When Timothy was four, we were told that our eldest son was “not kindergarten ready,” but we didn’t believe it. In fact, we were incredulous for a number of reasons. Despite the fact that Timothy, with a mid-October birthday, was young for his class, he was tall and had an extensive vocabulary (according to his pediatrician). He seemed creative, responsive, and outgoing. Perhaps too outgoing for the perfect little Berkeley, California nursery school he attended. Outgoing enough to cross the line into what his teachers thought was more like the selfishly, anti-social behavior of a three-year-old; definitely not kindergarten ready.
We moved back east that year and trusting our own judgement over the dire warnings of the professional educators, enrolled Timothy in kindergarten, where he immediately learned to read, add, and function at an advanced level in the classroom. This past weekend he graduated from Yale University with distinction and received half-dozen prizes, including one of the five college-wide prizes awarded to undergraduates.
Not Kindergarten ready? The phrase seems to have more to do with the readiness of teachers and administrators to accept the full range of challenges that a classroom full of children from diverse backgrounds presents. There are obviously children who thrive in school and others who fail. We praise the former and humiliate the latter, but it is difficult to categorize with any sort of consistency those who will advance to the highest levels of achievement and self-esteem or their opposites. Again, Timothy is a case in point.
In eighth grade, now at his second “Montessori School” (which I put in quotes because one Montessori School is as different from another as one student can be from another), Timothy again ran up against the anti-social behavior problem. His teachers found his actions so upsetting that, we were told, they would go home crying at the end of each day. So it was explained to us that for the sake of the teachers and the class, that Timothy would no longer be welcome in the classroom or even on school grounds.
Admittedly, our eighth grader was wonderfully adept at outsmarting his teachers and making them feel as though they had lost control of the entire class. He was not violent nor loud, simply peevish and disagreeable, what used to be called a “smart-aleck,” but in the extreme. By this time, Timothy’s gifts were abundantly clear as a musician, artist, original and analytical thinker, and writer. He was also arguably the worst athlete in his class, the most self-absorbed, the least concerned with conforming, and the most likely to lead his classmates into some new interest like birds, mushrooms, or fort building.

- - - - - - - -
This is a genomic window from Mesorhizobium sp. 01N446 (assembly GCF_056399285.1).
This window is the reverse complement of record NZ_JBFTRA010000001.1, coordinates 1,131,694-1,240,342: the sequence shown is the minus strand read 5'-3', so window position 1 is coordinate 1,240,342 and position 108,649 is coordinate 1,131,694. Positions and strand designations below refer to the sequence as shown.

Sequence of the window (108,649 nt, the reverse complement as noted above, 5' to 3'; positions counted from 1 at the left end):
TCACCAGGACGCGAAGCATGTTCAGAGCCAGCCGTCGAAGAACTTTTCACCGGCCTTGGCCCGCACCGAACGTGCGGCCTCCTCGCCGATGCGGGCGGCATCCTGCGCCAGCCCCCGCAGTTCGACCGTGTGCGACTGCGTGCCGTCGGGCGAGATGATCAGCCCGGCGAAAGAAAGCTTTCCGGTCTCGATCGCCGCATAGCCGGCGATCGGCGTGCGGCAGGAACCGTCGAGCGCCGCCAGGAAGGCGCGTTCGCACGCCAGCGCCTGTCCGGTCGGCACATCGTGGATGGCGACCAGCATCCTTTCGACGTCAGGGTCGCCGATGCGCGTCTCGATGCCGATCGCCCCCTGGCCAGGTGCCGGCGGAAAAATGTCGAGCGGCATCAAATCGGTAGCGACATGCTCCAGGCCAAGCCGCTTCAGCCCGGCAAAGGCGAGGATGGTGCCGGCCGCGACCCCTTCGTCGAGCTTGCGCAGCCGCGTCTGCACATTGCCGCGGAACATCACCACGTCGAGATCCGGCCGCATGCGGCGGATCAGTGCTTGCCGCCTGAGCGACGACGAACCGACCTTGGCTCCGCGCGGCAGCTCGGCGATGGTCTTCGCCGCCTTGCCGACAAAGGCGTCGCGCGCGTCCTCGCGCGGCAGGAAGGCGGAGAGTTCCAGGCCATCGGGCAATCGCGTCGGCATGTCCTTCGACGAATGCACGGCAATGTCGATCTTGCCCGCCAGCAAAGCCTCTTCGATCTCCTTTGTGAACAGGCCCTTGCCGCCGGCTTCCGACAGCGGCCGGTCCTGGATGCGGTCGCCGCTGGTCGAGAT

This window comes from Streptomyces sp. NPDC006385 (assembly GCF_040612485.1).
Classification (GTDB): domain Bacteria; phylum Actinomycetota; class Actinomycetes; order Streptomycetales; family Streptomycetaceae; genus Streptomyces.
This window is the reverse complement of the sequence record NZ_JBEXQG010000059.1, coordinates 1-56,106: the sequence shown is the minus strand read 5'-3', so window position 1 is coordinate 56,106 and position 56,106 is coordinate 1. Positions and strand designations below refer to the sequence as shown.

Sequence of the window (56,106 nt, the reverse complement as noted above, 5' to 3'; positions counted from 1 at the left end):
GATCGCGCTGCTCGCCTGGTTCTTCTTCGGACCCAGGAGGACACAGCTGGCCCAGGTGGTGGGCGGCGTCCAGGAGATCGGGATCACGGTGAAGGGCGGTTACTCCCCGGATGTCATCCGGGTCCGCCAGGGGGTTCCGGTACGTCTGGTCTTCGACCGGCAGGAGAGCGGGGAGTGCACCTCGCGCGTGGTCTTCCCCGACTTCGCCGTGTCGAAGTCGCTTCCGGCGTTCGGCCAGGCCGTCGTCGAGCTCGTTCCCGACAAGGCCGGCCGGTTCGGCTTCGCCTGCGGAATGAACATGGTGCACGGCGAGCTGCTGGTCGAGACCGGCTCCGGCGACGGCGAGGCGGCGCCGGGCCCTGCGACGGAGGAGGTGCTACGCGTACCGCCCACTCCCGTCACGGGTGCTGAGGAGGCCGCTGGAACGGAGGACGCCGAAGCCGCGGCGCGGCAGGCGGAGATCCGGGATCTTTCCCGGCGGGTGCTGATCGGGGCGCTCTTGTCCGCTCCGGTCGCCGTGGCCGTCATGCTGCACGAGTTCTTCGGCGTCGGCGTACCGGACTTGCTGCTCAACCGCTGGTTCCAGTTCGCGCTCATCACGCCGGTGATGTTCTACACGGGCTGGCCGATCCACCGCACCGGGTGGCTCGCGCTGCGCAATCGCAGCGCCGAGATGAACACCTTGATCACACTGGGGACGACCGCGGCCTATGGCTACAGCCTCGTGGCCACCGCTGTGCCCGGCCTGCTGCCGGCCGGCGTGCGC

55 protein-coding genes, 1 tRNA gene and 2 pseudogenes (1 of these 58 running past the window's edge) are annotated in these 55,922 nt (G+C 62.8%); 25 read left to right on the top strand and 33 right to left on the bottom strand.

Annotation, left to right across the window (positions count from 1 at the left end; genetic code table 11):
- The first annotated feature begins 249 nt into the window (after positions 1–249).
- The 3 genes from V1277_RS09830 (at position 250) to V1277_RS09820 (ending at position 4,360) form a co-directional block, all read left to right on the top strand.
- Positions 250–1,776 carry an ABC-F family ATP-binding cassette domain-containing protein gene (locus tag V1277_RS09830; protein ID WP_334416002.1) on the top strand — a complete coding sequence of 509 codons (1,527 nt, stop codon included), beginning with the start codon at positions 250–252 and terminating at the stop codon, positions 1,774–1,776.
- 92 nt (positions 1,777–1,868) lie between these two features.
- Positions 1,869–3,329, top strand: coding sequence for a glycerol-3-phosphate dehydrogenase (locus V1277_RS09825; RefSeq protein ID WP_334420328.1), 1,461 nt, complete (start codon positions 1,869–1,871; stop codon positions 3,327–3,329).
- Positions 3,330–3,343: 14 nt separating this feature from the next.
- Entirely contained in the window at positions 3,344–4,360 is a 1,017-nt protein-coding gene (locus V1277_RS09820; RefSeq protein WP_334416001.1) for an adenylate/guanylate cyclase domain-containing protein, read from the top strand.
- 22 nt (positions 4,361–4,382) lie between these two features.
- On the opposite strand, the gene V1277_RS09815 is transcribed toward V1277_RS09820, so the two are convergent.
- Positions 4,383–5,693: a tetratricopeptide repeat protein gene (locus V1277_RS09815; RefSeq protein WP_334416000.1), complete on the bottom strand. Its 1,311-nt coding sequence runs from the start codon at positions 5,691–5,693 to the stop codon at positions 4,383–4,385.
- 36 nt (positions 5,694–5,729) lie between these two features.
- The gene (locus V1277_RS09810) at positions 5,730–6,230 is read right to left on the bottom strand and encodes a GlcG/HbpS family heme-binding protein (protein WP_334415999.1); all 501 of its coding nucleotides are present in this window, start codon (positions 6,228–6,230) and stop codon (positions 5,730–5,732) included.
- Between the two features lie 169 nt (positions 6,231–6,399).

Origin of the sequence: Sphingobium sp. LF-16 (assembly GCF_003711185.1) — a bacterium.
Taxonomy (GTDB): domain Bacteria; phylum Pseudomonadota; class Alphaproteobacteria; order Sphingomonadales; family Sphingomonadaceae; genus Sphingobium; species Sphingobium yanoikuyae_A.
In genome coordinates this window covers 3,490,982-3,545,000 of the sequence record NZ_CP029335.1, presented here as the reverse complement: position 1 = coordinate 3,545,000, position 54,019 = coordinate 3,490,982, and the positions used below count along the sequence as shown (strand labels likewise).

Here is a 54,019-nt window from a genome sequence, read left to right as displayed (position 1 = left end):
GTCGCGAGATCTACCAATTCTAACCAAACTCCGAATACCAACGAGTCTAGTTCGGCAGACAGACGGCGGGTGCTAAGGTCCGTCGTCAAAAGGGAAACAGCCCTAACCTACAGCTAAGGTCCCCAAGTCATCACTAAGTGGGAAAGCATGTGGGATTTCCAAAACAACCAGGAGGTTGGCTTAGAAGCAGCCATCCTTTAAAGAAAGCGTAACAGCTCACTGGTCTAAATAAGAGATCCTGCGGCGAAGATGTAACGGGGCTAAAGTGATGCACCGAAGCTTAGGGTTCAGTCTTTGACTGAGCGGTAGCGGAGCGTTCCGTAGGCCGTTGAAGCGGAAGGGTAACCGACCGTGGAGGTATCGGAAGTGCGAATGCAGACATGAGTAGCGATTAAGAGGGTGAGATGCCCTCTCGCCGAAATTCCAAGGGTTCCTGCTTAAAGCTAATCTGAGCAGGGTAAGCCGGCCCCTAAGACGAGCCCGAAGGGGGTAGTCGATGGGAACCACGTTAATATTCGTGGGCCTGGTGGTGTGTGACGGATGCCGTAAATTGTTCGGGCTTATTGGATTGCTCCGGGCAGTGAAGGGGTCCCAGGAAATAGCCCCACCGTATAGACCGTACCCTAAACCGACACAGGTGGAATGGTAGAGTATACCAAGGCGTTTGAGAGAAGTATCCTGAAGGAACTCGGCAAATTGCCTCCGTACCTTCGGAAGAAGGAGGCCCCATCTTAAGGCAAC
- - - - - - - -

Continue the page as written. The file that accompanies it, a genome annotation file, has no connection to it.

Being thrown out of a Montessori school eighth grade is not good for the self-esteem of the eighth grader. He felt like a failure, was cut off from his friends, and was even black-balled in his application to prep-school for 9th grade admissions. Was this Timothy’s failure or the school’s failure; a failure of teachers and administrators who we trust to recognize and reward talent while knowing how to deal with difficult developmental issues?
Ah, you might say. He wasn’t kindergarten ready and it came back to bite him. Nonsense, he was bored with work he understood instantly and saw as demeaning. To have held him back a year would only have exacerbated the problem. Given the opportunity to advance rapidly, Timothy thrived. When treated with disrespect, Timothy bridled and rebelled, which to the teacher bent on conformist learning, looked like bad, willful behavior.
So what about high school, how did Timothy survive, thrive, and regain his self-esteem? We couldn’t find a school that seemed to fit with who Timothy was for ninth grade, so we enrolled him in an alternative school for students in the performing arts. At the same time, he was accepted in Juilliard Pre-college as a composer, which allowed him, for the first time, to see that he was not so different from other children—he no longer felt like the weird odd-ball. This had nothing to do with his relative age, his emotional growth, or his innate intelligence. For the first time in school, he got to be who he was, and being true to himself, even before he had developed this advanced sense of self-awareness, was immeasurably more important to his education than the date of his birth.
I realize that my descriptions make Timothy, with all his gifts, eccentricities, and odd and difficult behaviors, sound like something of a freak. For instance, he never finished high school, opting instead for a year of directed study that included weekends at Juilliard, piano studies with a well-known pianist (the pianist arranged for a grant so that Timothy could study with him), literature and french tutorials, classes at the local art association. His year’s independent study culminated in a lecture performance on Ives’ Concord Sonata and American Transcendentalism that was presented at Juilliard.
To most of his former eighth grade colleagues, none of whom attended the performances, I suspect this would have seemed like mighty dull stuff—dry, academic, and certainly not as important as checking off all the items on the assignment rubric so the teacher can figure out how well you completed the work. And he didn’t win any varsity letters. But was happy as a non-conformist—happy to be who he was, happy to have peers and teachers who liked him the way he was and who respected him for what he was.
Should children be kindergarten ready or should kindergartens be child ready? I think I’ve answered the question.